Oregon Health and Science University’s PA Program Develops Plan to Enhance EDI Recruitment

PAEA is eager to highlight Oregon Health & Science University’s PA program for their efforts to recruit and support a student body of varied backgrounds, perspectives, and experiences to enhance and diversify the PA workforce. Through a conversation with Skylar Stewart-Clark, PhD, MSPAS, PA-C, division head and program director; Erica Hankins Regalo, MA, director of admissions; and Julie Carlson, assistant director of admissions and recruitment, I was able to deep-dive into what makes their unique admissions and recruitment efforts so successful.  

OHSU’s PA program acts intentionally in fostering an equitable, diverse, and inclusive environment. The effort is evident throughout the admissions process, beginning with the anti-racism statement on their homepage.

They make their objectives crystal clear by outlining how they intend to combat racism and inequality through their curriculum, by challenging ways in which they are complicit with systemic racism, and ensuring transparency and accountability every step of the way. By signaling their deep commitment to creating a campus climate that is welcoming to people of all backgrounds from the start, OHSU ensures that it attracts open-minded applicants.  

OHSU’s PA faculty and staff make the effort to do extensive outreach to a wide range of communities through a variety of avenues. One is Project Access, an outreach recruitment program that aims to encourage high school students from underrepresented minoritized groups to consider the PA profession as a career.

Another is a pathway program they are developing with a tribal organization in Interior Alaska to recruit indigenous populations. OHSU further detailed to me how they have begun connecting with pre-health advisors at Hispanic Serving Institutions (HSIs) and Historically Black Colleges and Universities (HBCUs) to invite students to virtual information sessions, and how they continue to increase the number of virtual information sessions to reach to those who might not be able to visit their campus. They also expand this reach through participation in PAEA’s annual Diversity Recruitment Virtual Fair.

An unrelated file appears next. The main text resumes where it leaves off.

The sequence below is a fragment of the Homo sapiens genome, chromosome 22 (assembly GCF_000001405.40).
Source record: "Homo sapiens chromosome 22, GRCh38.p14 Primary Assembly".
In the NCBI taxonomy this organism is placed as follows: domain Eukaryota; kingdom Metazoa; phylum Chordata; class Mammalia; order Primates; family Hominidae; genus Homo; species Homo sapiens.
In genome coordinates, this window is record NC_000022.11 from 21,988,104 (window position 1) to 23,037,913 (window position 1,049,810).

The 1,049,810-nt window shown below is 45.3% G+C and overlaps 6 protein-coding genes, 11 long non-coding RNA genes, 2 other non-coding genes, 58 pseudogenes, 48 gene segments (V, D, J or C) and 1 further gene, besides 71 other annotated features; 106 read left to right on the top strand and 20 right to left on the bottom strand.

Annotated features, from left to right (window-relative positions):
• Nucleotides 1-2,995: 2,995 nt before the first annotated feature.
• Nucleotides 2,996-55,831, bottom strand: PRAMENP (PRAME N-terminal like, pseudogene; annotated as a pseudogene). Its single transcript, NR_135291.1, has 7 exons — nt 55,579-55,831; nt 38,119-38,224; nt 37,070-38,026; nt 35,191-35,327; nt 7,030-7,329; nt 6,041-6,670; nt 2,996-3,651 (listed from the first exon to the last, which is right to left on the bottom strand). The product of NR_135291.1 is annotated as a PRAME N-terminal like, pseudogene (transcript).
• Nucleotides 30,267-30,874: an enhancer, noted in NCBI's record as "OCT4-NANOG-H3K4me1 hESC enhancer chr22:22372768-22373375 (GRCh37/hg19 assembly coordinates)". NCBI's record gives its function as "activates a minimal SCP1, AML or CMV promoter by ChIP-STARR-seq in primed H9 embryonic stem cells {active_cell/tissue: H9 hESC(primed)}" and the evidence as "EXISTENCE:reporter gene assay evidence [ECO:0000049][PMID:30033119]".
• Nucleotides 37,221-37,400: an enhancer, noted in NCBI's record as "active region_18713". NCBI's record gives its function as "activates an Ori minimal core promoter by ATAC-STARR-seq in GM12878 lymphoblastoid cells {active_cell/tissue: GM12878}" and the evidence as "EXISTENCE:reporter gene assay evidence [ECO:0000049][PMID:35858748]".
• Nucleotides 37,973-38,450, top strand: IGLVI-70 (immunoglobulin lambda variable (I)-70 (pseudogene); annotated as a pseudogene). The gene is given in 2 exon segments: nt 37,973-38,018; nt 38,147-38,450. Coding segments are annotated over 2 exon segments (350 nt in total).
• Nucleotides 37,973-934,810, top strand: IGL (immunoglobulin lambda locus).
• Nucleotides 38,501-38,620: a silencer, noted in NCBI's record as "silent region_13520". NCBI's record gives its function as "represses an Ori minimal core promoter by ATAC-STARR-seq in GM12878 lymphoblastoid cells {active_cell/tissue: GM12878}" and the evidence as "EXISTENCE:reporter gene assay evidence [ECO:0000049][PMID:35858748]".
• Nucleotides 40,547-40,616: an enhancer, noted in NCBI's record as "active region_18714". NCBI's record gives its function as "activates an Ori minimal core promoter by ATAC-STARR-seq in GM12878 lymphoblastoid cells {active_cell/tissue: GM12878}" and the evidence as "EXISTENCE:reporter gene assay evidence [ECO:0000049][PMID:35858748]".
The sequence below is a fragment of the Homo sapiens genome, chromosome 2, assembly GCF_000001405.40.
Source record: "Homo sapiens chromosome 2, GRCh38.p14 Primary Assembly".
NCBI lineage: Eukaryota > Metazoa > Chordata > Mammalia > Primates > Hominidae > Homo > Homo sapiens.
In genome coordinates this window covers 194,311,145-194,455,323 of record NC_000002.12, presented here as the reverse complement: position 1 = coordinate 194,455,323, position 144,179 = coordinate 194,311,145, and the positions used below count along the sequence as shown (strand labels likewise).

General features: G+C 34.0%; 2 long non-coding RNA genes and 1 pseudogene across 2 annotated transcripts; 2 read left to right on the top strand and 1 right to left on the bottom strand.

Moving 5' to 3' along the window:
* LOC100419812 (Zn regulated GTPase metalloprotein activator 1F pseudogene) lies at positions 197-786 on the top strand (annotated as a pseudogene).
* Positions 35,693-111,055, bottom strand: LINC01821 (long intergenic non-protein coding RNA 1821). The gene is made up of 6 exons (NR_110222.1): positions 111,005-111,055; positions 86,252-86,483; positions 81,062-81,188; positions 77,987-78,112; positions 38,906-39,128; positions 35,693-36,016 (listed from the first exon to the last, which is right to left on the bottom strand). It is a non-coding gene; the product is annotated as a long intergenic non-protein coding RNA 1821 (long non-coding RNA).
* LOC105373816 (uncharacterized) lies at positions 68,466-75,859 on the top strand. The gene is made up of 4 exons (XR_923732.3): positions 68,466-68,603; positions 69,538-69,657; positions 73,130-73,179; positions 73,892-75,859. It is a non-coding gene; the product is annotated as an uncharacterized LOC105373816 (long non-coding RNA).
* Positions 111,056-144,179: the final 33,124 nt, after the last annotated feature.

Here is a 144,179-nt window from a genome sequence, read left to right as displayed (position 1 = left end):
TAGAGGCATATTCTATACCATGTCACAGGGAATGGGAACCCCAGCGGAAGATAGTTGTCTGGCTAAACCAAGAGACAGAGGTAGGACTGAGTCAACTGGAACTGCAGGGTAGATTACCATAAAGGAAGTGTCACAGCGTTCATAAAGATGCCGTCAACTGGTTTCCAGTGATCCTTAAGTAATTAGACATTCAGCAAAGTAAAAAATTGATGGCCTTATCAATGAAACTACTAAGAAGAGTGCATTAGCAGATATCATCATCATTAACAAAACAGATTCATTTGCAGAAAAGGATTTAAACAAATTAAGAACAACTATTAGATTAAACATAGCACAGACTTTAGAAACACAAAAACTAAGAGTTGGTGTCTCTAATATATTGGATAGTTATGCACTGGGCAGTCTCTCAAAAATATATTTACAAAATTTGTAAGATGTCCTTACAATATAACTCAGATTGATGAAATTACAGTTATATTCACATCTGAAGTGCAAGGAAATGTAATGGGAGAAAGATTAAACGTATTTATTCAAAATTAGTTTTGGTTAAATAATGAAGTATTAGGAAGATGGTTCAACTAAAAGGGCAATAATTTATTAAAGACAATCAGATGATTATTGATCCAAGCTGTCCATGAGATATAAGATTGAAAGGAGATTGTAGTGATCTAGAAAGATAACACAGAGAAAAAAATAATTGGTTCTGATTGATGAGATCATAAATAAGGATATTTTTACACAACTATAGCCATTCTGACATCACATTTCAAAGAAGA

Current OHSU PA students get involved too, by connecting with middle school and high school students through presentations and career fairs.  

OHSU understands that the work does not stop once they have garnered the interest of potential applicants. They believe that an applicant’s finances should not be a barrier to applying to their program, and thus utilize PAEA’s CASPA Fee Assistance Program. This program allows for applicants who meet certain financial criteria to receive fee waivers.

OHSU has dedicated its own money to this initiative and plans to double the amount of available funds for the 2024 application cycle.  

Before applicants are reviewed, OHSU’s admissions staff undergoes unconscious bias training to understand and manage hidden biases that can impact decision making in the admissions process. Included in OHSU’s policies is the mandate that admissions committees also must include trained faculty observers and members with diverse and/or underrepresented backgrounds or experiences.

To further mitigate bias, selection committee members are not given identifying information about the applicants. However, to ensure they are fulfilling their mission, the committee is provided a dashboard that monitors for good representation.  

OHSU’s definition of diversity includes applicants who are underrepresented in medicine (URiM), first generation, come from a disadvantaged background, are rural according to the State Operations Manual definition, or have veteran status. Preference is given to applicants who fall within these parameters.

Within their applications, applicants are asked EDI-focused essay questions, and if they proceed to the interview stage, they are further engaged in conversations centered on this topic. Red flags can be assigned to applicants who do not share the focus of OHSU’s mission.   

In addition to all of their ongoing efforts, OHSU’s admissions team is currently working on strategies to recruit an even more diverse applicant pool in alignment with their mission. They understand that this work never ends and credit their success to the commitment of OHSU’s leadership to EDI efforts.  

PAEA’s Equity, Diversity, and Inclusion Team is excited to continue EDI in Action. Every month we will identify a PA program that is seeing success in anti-racist and inclusive programming. While many programs are eager to support their underrepresented in medicine (URiM) students, faculty, and staff, some are unsure what to do. PAEA’s DEI Toolkit is one tool that programs can use to initiate or increase programming. We hope these examples serve as inspiration and a model that other programs can follow.